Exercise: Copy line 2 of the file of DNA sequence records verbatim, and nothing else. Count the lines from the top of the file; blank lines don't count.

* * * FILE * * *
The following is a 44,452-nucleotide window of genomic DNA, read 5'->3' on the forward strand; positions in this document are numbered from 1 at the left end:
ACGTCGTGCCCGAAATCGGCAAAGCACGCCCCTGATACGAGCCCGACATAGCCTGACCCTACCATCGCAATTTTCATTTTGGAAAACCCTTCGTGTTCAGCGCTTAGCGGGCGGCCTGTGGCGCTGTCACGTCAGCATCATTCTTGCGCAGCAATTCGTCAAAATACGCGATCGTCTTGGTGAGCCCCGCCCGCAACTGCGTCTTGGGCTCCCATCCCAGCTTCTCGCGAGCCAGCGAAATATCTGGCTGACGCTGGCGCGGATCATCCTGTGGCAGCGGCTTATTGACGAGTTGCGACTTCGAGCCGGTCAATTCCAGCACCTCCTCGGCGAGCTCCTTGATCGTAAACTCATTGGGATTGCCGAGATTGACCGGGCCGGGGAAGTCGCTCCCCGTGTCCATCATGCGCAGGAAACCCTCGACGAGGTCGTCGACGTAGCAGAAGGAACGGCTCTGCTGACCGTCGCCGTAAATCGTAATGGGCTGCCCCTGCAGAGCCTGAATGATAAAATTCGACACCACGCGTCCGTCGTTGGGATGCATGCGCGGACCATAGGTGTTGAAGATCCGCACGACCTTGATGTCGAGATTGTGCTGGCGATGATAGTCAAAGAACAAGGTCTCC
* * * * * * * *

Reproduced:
ACGTCGTGCCCGAAATCGGCAAAGCACGCCCCTGATACGAGCCCGACATAGCCTGACCCTACCATCGCAATTTTCATTTTGGAAAACCCTTCGTGTTCAGCGCTTAGCGGGCGGCCTGTGGCGCTGTCACGTCAGCATCATTCTTGCGCAGCAATTCGTCAAAATACGCGATCGTCTTGGTGAGCCCCGCCCGCAACTGCGTCTTGGGCTCCCATCCCAGCTTCTCGCGAGCCAGCGAAATATCTGGCTGACGCTGGCGCGGATCATCCTGTGGCAGCGGCTTATTGACGAGTTGCGACTTCGAGCCGGTCAATTCCAGCACCTCCTCGGCGAGCTCCTTGATCGTAAACTCATTGGGATTGCCGAGATTGACCGGGCCGGGGAAGTCGCTCCCCGTGTCCATCATGCGCAGGAAACCCTCGACGAGGTCGTCGACGTAGCAGAAGGAACGGCTCTGCTGACCGTCGCCGTAAATCGTAATGGGCTGCCCCTGCAGAGCCTGAATGATAAAATTCGACACCACGCGTCCGTCGTTGGGATGCATGCGCGGACCATAGGTGTTGAAGATCCGCACGACCTTGATGTCGAGATTGTGCTGGCGATGATAGTCAAAGAACAAGGTCTCC